Once you find the debt, you have to convince the creditor to sell it to you. That, too, is no easy thing. When Sheehan left the DDC and struck out on his own, the first debt he tried to buy came from a country whose portfolio he already knew well: Zambia. Sheehan wanted to buy an old debt Zambia owed Romania, and he found an unexpected — and controversial — point of leverage: Zambia’s poverty.
“Zambia’s economic situation remains dire, and the country’s unsustainable debt burden makes it one of the countries likely to benefit from the Highly (sic) Indebted Poor Countries (HIPC) initiative,” Sheehan wrote to Romania’s finance ministry in 1997, invoking (incorrectly) the formal name of a global debt-relief plan formalized just one year earlier.
Sheehan explained in the letter that once Zambia qualified for debt relief, it wouldn’t be allowed to pay Romania any more than it paid anyone else. Debt-relief rules set strict terms: Commercial creditors get only 10 percent of what they were owed, in payments that could be spread over 23 years. Sheehan, on the other hand, was offering Romania 11 percent, and he was offering to pay it immediately.
Sheehan concluded with a dry bit of cost-benefit analysis: “We believe that there is very little chance that Romania can expect to obtain more in net present value terms than we are presently offering.”
Poor countries make good bets
In the commercial market in unpaid debt, information about ripe loans is closely guarded; debts may change hands in moments, and sales are often surprises, if they get noticed at all. As Sheehan later told the London court where he sued, in “the exotic debt business … we are buying and selling debts every day, every week(;) most of these deals are done on a phone call, on a handshake, with perhaps an exchange of faxes.” Until they happen, the details are kept confidential.
But international debt relief, on the other hand, happens transparently and slowly: The World Bank issues a list of debtor countries eligible for help. To win debt relief, they have to find and negotiate with their creditors, just as Sheehan described. They also have to implement a series of economic reforms.
The latter process can take years and, some critics say, brings in an unintended consequence: It gives vulture investors the advantage of knowing where debt prices will, eventually, be capped — or, put differently, where creditors stand to lose the most. That puts countries benefiting from debt relief in a precarious position, says Karangizi, of the African Development Bank: “Immediately after they write off the debt, they have more revenue than they previously had.”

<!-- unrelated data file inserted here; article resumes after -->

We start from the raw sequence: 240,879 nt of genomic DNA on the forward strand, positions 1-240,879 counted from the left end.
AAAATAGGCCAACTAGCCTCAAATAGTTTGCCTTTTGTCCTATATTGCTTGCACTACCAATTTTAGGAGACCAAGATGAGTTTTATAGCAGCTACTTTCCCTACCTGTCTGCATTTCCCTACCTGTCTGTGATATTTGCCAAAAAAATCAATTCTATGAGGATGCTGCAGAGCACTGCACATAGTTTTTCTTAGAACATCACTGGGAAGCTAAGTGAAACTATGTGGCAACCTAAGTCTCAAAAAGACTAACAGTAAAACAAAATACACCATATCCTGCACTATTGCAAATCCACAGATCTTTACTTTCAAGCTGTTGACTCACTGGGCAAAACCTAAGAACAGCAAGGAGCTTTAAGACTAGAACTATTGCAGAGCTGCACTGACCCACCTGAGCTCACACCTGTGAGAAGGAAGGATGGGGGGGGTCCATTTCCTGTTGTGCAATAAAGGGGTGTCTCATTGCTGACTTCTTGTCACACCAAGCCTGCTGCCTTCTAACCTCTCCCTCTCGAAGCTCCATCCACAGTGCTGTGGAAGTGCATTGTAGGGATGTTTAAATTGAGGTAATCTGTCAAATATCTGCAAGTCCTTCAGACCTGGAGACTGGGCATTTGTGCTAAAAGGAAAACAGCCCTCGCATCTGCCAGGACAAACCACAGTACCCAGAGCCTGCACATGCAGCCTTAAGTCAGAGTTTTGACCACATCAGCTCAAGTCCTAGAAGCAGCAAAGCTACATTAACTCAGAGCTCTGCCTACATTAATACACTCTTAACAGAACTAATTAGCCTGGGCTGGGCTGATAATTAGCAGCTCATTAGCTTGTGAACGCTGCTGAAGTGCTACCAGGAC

In other words, for the first time in decades, there is money on the books — money that courts can freeze to pay late-coming creditors. The promise of that new money is effectively announced when a country becomes eligible, and years before it hits the books; Karangizi says this makes debt-ridden countries attractive ground for vulture funds.
Not everyone agrees that preying on debt relief is part of the vulture-fund strategy. Vulture funds can only buy commercial debts, which are a small slice of what relief-eligible countries owe. Besides, debt is slated for forgiveness because no one has paid it back. Buying it and hoping that a delinquent debtor will suddenly pay a new creditor is, in one vulture investor’s words, “the worst investment plan you could think of.” The point, he says, is to turn the old debt into new investment.
Confusion, or corruption?
When he was first negotiating with Romania, Sheehan was optimistic that he’d win and swap the debt smoothly — confident enough, even, that he incorporated a special-purpose shell company called Donegal, in the British Virgin Islands, to hold the Zambian debt. (This strategy is more common than cunning: A creditor can sell the company instead of selling the debt itself, which is administratively cumbersome.)
While setting terms with Sheehan, Romania was simultaneously negotiating with Zambia. Three months after Sheehan formalized his proposal, a team from the Zambian finance ministry formalized its own proposal and took it to Bucharest.
David Ndopu, Zambia’s economist in charge of the account, remembers feeling proud of his negotiating stamina and of the deal he brokered for his country.
“We negotiated hard,” he told me. “It took about three days — three long days, from 9 in the morning going sometimes to 9 at night.”
The team did not start out in the strongest position — Zambia had underestimated what it owed. But Ndopu played the debt-relief card, reciting the basic repayment terms and wooing his counterparts with a special brand of peer pressure that flattered their emerging European pride.
He played on something he, as a bureaucrat, understood well, the “desire of compliance with international norms,” he said, by countries looking to move up in the world. He wanted Romania to think, “You know, everybody is doing it — Britain, Italy — and we’re neighbors, so maybe we should do it as well.”
Ndopu is an imposing man with a thick mustache, a round belly and a severity beneath his quiet words. He is also a religious man.
“It was not that David Ndopu was very convincing,” he said of winning over the Romanians. “I was just fulfilling the Scriptures.”
Ndopu’s gospel took a nasty turn back home. He thought his boss, Stella Chibanda, would be elated that they’d gotten the price down to 12 cents on the dollar, or $3.5 million. Instead, she was furious. She scolded him repeatedly, he said, even denying that he’d had the authority to go to Romania to negotiate, and then she suspended him.